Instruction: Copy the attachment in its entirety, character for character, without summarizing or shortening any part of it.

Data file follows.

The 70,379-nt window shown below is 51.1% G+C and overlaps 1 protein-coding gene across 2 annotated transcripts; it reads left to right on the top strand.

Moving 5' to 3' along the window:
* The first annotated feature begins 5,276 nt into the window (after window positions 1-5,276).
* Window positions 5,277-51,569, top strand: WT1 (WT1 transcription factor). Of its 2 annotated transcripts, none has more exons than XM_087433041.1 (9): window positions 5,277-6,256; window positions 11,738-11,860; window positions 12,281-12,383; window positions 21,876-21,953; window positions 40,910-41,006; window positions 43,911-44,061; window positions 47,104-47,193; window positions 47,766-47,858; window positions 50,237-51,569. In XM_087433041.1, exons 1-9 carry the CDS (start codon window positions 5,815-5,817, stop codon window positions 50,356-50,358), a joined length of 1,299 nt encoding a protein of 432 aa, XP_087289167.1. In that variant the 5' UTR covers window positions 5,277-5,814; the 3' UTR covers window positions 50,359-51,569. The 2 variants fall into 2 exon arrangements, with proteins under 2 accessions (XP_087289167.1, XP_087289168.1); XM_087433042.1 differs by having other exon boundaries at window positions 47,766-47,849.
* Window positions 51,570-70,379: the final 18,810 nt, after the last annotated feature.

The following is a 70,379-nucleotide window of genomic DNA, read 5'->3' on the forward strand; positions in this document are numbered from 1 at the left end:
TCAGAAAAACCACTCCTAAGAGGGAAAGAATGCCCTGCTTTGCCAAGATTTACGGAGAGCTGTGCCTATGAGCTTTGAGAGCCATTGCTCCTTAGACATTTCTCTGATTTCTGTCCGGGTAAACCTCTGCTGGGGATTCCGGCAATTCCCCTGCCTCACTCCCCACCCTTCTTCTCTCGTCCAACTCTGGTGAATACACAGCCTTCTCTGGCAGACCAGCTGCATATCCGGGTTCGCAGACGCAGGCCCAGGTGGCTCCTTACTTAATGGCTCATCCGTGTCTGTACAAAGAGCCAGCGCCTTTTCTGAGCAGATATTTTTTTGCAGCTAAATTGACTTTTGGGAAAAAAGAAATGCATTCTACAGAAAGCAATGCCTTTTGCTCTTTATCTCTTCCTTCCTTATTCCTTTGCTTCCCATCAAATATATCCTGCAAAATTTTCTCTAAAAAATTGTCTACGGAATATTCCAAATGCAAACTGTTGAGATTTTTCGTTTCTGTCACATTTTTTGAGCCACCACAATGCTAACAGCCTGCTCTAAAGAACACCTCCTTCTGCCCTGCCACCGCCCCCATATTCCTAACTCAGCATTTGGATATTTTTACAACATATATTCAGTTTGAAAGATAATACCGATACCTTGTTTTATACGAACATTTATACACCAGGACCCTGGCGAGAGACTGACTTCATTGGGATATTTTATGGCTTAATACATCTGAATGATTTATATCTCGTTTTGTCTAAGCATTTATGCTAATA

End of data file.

The 70,379-nt window shown below is 51.1% G+C and overlaps 1 protein-coding gene across 2 annotated transcripts; it reads left to right on the top strand.

Moving 5' to 3' along the window:
* The first annotated feature begins 5,276 nt into the window (after window positions 1-5,276).
* Window positions 5,277-51,569, top strand: WT1 (WT1 transcription factor). Of its 2 annotated transcripts, none has more exons than XM_087433041.1 (9): window positions 5,277-6,256; window positions 11,738-11,860; window positions 12,281-12,383; window positions 21,876-21,953; window positions 40,910-41,006; window positions 43,911-44,061; window positions 47,104-47,193; window positions 47,766-47,858; window positions 50,237-51,569. In XM_087433041.1, exons 1-9 carry the CDS (start codon window positions 5,815-5,817, stop codon window positions 50,356-50,358), a joined length of 1,299 nt encoding a protein of 432 aa, XP_087289167.1. In that variant the 5' UTR covers window positions 5,277-5,814; the 3' UTR covers window positions 50,359-51,569. The 2 variants fall into 2 exon arrangements, with proteins under 2 accessions (XP_087289167.1, XP_087289168.1); XM_087433042.1 differs by having other exon boundaries at window positions 47,766-47,849.
* Window positions 51,570-70,379: the final 18,810 nt, after the last annotated feature.

The following is a 70,379-nucleotide window of genomic DNA, read 5'->3' on the forward strand; positions in this document are numbered from 1 at the left end:
TCAGAAAAACCACTCCTAAGAGGGAAAGAATGCCCTGCTTTGCCAAGATTTACGGAGAGCTGTGCCTATGAGCTTTGAGAGCCATTGCTCCTTAGACATTTCTCTGATTTCTGTCCGGGTAAACCTCTGCTGGGGATTCCGGCAATTCCCCTGCCTCACTCCCCACCCTTCTTCTCTCGTCCAACTCTGGTGAATACACAGCCTTCTCTGGCAGACCAGCTGCATATCCGGGTTCGCAGACGCAGGCCCAGGTGGCTCCTTACTTAATGGCTCATCCGTGTCTGTACAAAGAGCCAGCGCCTTTTCTGAGCAGATATTTTTTTGCAGCTAAATTGACTTTTGGGAAAAAAGAAATGCATTCTACAGAAAGCAATGCCTTTTGCTCTTTATCTCTTCCTTCCTTATTCCTTTGCTTCCCATCAAATATATCCTGCAAAATTTTCTCTAAAAAATTGTCTACGGAATATTCCAAATGCAAACTGTTGAGATTTTTCGTTTCTGTCACATTTTTTGAGCCACCACAATGCTAACAGCCTGCTCTAAAGAACACCTCCTTCTGCCCTGCCACCGCCCCCATATTCCTAACTCAGCATTTGGATATTTTTACAACATATATTCAGTTTGAAAGATAATACCGATACCTTGTTTTATACGAACATTTATACACCAGGACCCTGGCGAGAGACTGACTTCATTGGGATATTTTATGGCTTAATACATCTGAATGATTTATATCTCGTTTTGTCTAAGCATTTATGCTAATA